The Dreamer and The Acrobat
nytheatre.com review by Shelley Molad
February 24, 2013
A publicity shot for The Dreamer and The Acrobat | Michael Blase
The Dreamer and the Acrobat enticed me with its mere title. Having recently begun a love affair with acrobatics and all things circus-related, I jumped at an opportunity to see it. Upon leaving the theater, I learned not to judge a show by its title, as any dreamy acrobatics in this show must be left to the imagination.
Stav Meishar is the writer and star of The Dreamer and the Acrobat. Meishar, who was born in Israel and made her stage debut at the age of 10 on the Israeli National tour of Oliver!, certainly feels at home on stage. With short red hair and porcelain skin, donning a white blouse underneath a sweet red jumper, with opaque tights and little heels, her character Mallory, in appearance and with a resonant voice full of earnest longing, is, reminiscent of Judy Garland in The Wizard of Oz, if Dorothy had opened a bakery and never gone to Oz.
The play takes place in Mallory’s bakeshop, and nowhere else, as Mallory is an agoraphobic, too terrified to leave her shop and experience the world outside of it. The shop is visited by a handful of supporting characters, which include Ethan and Aaron, a flamboyant gay couple, Melvin, who cares for animals, and Chaya’le, an elderly Jewish woman who raised Mallory. Carolyn Seiff is convincing as Chaya’le and gives depth to an underwritten part. Most of the action revolves around these four characters visiting Mallory’s shop, eating her baked goods, and giving her advice on life and love. When the circus comes to town and with it the acrobat Gitano, Mallory’s childhood best friend, with whom she is secretly in love, Mallory’s visitors collectively urge her to leave the shop to join the circus or tell Gitano how she really feels.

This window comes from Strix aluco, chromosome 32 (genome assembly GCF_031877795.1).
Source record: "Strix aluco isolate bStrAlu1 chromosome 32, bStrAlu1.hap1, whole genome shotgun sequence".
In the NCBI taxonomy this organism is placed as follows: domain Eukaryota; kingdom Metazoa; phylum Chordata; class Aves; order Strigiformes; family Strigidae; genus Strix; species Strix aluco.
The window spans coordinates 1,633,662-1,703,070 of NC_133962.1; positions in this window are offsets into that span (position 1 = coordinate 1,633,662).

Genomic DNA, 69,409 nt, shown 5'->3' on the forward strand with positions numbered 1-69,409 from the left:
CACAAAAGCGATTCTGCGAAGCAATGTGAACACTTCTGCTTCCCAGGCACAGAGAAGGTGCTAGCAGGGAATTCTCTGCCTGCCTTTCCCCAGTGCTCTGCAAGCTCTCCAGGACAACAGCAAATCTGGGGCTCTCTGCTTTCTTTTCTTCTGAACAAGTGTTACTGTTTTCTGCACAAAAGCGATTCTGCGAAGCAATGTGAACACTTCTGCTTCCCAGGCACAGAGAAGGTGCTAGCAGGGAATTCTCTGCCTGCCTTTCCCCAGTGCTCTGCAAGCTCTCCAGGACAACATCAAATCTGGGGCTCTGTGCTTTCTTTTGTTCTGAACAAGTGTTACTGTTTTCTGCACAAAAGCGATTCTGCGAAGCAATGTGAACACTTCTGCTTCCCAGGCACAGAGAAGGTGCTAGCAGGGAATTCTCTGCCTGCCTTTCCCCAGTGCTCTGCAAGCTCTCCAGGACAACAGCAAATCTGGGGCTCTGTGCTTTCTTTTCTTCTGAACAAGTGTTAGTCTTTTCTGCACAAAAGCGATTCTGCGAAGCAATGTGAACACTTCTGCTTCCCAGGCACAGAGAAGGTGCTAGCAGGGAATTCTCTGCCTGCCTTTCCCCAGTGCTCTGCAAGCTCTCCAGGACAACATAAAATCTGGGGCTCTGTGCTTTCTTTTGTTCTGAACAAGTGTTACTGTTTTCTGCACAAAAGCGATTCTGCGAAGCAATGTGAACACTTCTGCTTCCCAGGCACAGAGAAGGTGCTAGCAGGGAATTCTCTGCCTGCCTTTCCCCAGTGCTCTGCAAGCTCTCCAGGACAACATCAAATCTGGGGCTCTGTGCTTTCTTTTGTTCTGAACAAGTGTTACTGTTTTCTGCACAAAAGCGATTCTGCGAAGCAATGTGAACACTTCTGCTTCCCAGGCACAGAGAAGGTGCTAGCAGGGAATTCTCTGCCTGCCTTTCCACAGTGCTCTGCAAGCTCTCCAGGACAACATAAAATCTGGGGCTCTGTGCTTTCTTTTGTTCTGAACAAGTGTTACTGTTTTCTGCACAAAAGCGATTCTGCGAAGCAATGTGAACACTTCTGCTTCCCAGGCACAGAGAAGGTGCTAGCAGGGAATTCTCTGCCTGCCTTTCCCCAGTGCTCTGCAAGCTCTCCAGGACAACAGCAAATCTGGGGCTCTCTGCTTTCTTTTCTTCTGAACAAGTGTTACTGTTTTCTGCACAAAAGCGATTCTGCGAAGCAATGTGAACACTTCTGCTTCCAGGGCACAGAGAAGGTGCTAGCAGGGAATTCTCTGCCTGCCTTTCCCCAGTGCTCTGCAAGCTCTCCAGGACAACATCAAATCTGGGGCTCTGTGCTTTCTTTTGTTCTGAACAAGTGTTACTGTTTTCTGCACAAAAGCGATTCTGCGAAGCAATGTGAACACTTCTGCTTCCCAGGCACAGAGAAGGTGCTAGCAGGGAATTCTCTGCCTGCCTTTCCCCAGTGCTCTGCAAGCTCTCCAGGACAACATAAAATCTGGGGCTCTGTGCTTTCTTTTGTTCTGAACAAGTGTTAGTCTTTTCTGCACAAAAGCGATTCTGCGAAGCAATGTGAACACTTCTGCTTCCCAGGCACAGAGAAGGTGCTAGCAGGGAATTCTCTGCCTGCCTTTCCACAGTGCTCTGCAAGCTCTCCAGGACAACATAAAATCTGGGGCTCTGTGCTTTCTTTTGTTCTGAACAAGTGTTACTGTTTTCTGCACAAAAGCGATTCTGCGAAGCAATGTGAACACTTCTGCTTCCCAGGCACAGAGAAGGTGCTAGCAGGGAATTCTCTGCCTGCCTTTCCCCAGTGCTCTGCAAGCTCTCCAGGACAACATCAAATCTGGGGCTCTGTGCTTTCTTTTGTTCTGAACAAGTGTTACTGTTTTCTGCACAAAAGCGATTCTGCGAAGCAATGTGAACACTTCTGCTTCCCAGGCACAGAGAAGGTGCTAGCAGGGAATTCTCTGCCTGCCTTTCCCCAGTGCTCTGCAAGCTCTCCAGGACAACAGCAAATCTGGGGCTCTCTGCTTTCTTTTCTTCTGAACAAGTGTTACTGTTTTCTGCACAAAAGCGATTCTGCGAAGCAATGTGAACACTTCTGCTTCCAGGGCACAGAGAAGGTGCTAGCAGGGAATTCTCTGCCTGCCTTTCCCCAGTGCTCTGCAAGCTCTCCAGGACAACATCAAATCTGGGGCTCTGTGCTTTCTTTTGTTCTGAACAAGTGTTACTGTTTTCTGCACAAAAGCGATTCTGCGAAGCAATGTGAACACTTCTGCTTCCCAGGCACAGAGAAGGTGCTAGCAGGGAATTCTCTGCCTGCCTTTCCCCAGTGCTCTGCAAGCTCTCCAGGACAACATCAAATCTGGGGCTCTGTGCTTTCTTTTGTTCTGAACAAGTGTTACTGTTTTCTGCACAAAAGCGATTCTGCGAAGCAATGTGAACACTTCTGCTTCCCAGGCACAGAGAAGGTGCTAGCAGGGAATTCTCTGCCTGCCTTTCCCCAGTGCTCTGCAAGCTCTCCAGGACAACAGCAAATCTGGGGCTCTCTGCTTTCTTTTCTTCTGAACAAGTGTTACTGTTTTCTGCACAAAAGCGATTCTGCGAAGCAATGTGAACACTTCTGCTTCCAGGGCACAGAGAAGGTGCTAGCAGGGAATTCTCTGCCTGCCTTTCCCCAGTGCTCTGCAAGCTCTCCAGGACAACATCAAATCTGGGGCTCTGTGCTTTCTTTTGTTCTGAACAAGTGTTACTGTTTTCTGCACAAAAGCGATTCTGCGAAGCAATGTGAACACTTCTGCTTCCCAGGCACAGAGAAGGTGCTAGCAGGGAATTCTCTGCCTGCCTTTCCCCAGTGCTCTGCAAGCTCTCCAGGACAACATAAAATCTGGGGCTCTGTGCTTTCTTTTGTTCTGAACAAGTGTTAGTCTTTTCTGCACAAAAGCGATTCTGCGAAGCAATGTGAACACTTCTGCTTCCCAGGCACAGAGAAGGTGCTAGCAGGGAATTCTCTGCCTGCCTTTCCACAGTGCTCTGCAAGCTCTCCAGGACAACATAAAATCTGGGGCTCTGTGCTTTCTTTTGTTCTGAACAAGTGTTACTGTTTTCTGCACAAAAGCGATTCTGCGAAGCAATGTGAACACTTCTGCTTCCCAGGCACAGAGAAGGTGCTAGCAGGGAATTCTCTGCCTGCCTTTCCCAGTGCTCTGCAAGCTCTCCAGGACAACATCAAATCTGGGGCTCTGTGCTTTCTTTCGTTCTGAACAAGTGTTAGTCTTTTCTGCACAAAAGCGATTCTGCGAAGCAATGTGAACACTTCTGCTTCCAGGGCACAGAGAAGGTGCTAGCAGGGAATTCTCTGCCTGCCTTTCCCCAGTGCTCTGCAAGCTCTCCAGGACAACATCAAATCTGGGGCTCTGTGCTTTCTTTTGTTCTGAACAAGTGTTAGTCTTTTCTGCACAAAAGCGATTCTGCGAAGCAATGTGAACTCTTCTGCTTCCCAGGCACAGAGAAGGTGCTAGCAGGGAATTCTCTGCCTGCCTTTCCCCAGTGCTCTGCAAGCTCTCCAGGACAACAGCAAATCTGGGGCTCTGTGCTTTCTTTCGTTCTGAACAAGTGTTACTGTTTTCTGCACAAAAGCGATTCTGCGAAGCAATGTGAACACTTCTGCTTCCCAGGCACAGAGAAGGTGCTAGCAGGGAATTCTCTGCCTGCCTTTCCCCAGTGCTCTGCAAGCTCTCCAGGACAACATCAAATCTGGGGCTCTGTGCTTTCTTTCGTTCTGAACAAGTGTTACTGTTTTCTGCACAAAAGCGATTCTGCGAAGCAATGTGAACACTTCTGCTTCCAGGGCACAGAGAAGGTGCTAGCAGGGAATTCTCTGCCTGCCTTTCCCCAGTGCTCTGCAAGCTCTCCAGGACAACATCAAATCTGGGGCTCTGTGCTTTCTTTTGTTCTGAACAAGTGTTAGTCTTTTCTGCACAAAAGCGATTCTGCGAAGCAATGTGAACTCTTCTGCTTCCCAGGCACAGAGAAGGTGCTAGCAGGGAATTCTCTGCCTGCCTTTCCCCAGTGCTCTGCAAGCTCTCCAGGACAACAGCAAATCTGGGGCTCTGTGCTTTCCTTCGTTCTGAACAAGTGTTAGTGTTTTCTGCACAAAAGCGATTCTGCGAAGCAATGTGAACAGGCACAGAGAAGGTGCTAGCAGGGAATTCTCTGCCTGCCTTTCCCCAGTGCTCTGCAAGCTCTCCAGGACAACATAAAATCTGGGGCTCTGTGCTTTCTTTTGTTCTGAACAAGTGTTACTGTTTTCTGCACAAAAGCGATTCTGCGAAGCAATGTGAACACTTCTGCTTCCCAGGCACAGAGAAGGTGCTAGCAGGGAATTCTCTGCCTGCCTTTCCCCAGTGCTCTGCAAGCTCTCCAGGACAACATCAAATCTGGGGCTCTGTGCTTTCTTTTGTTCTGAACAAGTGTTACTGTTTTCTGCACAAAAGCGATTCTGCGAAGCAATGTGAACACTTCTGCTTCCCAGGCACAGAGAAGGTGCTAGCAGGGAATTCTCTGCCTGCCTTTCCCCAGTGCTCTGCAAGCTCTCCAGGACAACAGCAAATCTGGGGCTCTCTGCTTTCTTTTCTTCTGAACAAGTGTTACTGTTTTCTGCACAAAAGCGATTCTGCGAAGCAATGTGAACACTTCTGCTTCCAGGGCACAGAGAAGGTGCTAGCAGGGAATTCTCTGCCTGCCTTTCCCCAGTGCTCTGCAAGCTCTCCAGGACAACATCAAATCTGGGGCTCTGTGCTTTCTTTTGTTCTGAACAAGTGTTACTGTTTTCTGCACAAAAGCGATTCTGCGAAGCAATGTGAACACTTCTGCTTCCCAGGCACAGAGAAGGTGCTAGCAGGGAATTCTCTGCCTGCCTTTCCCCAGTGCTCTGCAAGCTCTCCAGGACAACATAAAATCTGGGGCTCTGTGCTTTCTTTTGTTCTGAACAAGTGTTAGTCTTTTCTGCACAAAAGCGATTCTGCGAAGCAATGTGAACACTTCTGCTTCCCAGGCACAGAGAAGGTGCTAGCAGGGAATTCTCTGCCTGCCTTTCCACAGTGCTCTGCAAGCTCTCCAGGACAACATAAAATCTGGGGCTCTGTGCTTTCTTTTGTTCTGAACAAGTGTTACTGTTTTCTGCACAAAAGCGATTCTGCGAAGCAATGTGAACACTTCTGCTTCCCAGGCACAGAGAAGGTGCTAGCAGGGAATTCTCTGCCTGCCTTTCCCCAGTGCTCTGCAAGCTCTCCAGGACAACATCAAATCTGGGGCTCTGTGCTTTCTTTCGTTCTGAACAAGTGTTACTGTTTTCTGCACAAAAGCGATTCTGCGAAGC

Mallory’s reasons for staying in her shop, and keeping us there with her for the entirety of the play, are vague until a later reveal, which I won’t spoil. While Meishar is committed and emotionally full as Mallory, her insistence on staying in her shop feels unwarranted, since we don’t yet know her reasons, and her resistance to leave, both literally and metaphorically, ends up stunting the play.
When left alone in her shop, an imaginary Gitano, baring a chiseled chest, visits Mallory. During one of these sequences, Mallory confesses her love for Gitano, and when she asks him for a response, he tells her, “It’s your fantasy; I will respond however you want me to.” This line stuck out to me, because it is within these fantasy sequences that the play carries a great deal of potential. However, director Rachel Klein doesn’t give Mallory permission to do anything in her fantasy sequences worth fantasizing about; instead, Mallory just talks about what she would like to do without actually doing any of it. What a missed opportunity for Mallory to shows us what life could be like outside of her shop, in the circus, or wherever else she wants to go.
In a brief but exciting transition, the actors clownishly moved the set around and gave us a taste of circus play. Richard Michael Lee, who plays Gitano, impressively balanced on a stool, and it made me wonder what other skills he has in his back pocket that were never utilized in the play. According to a note in the program, this production, given the FRIGID festival’s constraints, is a shortened version of The Dreamer and the Acrobat, and a future rendition will include live circus acts, puppets and more. Given Meishar’s obvious potential as a performer and budding playwright (this is her first play), I hope all the dreams she dares to dream really do come true in the next production.